Pawtuxet’s National Register homes.

Warwick, Cranston and Rhode Island are very fortunate in having a number of well-preserved, well-maintained Colonial and Federal-era structures.  Many of these buildings have been listed on the National Register of Historic Places and help us to understand our land and interesting history that spans three centuries of development.

Among the earliest houses that can be seen are the Captain Crandall house (1690) and the Ephraim Bowen Stillhouse (1720) on North Fair Street.   On Post Road there remains the James and Malachi Rhodes house (1734), the Sylvester and Mary Rhodes house (1700), the Captain Thomas Remington House (1740), and the Carder Tavern (1740).  All these and a few others were built before the Revolution.  Also along Post Road is the very important Christopher Rhodes house (1800) that reminds us of the early Industrial Revolution, the Masonic movement and the politics of the early 19th century.  

There are many more historical sites such as the Bank Café, the Pawtuxet Armory on Remington Street and houses on both sides of the bridge.  These emphasize the village’s role in the 19th and early 20th century when it became the terminus of one of Providence’s street car lines.  This led to Pawtuxet’s development as an important recreational and suburban center.   

In the first two decades of the twentieth century there were still many more horses and carriages than there were automobiles, but the trend towards the motor car was sure and steady.  The first automobile in the area was here in 1898 and it was a steam-powered car. By 1901, an electric "truck" was already making deliveries in Providence, and by 1920, the gasoline-powered automobile was here to stay.  From less than 800 automobiles registered in Rhode Island in 1900, the number had grown to well over 40,000 by 1920.  This meant an increased popularity of Warwick as a resort area and, as a result, the communities of Lakewood and Pawtuxet grew as suburban entities.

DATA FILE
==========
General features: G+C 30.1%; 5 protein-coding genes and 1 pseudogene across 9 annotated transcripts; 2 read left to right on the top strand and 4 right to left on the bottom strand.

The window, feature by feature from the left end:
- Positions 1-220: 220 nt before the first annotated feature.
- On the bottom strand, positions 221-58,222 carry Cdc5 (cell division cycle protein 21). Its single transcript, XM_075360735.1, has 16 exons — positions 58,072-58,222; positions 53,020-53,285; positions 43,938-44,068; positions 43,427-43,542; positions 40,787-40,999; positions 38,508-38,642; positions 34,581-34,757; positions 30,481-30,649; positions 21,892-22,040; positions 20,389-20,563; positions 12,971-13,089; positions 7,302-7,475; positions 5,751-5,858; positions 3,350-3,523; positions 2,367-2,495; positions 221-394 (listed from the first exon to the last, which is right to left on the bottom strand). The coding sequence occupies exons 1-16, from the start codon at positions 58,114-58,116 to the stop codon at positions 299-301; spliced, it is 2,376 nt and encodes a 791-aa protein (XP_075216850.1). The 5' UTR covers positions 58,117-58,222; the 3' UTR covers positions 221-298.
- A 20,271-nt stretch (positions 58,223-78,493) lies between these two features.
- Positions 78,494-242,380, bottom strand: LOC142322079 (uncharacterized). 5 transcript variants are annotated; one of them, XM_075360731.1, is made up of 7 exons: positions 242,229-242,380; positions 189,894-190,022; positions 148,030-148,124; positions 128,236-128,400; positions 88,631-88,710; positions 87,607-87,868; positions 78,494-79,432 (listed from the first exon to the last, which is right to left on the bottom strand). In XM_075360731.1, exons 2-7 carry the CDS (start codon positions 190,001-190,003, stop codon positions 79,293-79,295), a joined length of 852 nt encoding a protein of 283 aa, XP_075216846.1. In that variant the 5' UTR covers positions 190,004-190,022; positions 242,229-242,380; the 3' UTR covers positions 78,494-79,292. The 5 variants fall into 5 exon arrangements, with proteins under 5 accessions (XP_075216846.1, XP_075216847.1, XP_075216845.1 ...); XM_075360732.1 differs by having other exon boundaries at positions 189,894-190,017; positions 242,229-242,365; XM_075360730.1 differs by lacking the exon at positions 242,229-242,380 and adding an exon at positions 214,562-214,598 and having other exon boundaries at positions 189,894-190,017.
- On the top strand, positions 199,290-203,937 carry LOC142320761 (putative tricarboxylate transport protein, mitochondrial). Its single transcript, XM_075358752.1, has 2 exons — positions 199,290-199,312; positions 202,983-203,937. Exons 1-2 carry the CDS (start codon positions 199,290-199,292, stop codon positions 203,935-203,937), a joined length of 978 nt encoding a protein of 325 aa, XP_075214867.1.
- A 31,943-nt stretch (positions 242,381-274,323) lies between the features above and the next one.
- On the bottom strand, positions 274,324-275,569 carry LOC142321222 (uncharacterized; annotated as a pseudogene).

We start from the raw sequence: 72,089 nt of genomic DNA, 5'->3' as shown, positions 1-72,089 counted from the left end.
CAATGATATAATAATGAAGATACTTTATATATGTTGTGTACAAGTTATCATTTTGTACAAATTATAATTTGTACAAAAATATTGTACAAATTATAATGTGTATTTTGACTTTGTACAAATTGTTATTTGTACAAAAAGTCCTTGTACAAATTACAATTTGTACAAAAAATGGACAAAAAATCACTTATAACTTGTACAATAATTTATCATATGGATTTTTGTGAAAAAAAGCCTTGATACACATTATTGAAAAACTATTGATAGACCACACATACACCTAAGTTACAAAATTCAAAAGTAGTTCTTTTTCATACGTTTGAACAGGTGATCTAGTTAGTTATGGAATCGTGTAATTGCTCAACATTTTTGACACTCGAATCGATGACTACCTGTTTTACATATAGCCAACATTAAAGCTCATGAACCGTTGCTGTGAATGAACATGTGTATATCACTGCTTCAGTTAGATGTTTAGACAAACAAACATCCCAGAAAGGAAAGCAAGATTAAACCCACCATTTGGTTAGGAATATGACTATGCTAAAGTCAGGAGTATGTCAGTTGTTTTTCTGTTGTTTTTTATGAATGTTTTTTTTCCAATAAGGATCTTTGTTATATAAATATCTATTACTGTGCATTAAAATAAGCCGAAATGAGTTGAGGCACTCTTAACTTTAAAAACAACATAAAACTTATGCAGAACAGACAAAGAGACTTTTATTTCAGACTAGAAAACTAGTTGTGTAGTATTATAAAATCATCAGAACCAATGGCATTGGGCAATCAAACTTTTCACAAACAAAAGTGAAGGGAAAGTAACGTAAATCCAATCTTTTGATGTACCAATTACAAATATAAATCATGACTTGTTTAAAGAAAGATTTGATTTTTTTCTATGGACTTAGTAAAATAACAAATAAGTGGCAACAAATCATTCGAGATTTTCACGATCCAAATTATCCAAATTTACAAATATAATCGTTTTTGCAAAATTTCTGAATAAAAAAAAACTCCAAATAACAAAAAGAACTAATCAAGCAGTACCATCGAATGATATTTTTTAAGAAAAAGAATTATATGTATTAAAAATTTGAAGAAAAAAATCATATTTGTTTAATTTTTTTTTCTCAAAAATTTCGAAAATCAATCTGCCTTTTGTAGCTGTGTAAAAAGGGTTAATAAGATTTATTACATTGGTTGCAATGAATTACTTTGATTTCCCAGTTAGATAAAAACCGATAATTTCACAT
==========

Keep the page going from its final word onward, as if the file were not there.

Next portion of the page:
During World War I, Pawtuxet residents had high hopes for a much better world and hoped this was truly “the war to end all wars.”  Unfortunately, the enthusiasm and patriotism once felt by Rhode Islanders turned to bitter cynicism by the 1920's.  The poor foreign policies of President Warren G. Harding's administration, coupled with the failure of Rhode Island manufacturers to improve and update their holdings, saw the beginning of the end of the once predominant textile industry along the Pawtuxet River.


In addition, many residents were stunned by the passage of the 18th Amendment in January of 1919, which prohibited "the manufacture, sale or transportation" of intoxicating beverages.  There was disbelief, disappointment and a sense of being deprived of a liberty of conscience and free will.   Warwick never did become "dry" in reality, and it would appear that if all 1520 federal agents hired to enforce the Volstead Act were stationed in the Pawtuxet Valley, the flow of liquor would still have continued uninhibited.  Pawtuxet, as many other villages in Rhode Island, became infamous for smuggling and bootlegging.  

This phase ended in the early 20th century and the village experienced steady growth as new and faster methods of transportation brought about more development.  Physical changes over the years resulted in Pawtuxet’s demise as a major seaport.  In time, industry moved from the village, and in the late twentieth century, a major network of super highways and roads bypassed the area.  As a result, Pawtuxet was able to escape the destruction of historic places and maintain the fabric that made it such a charming late-nineteenth and early-twentieth-century village.

Today, Pawtuxet residents take great pride in their village.  They have their own monthly newspaper, a village organization, and especially they have citizens who love the village and intend to keep as is to preserve its rich heritage.

The story of Warwick’s resorts and recreational areas will be the subject of this website in 2010.

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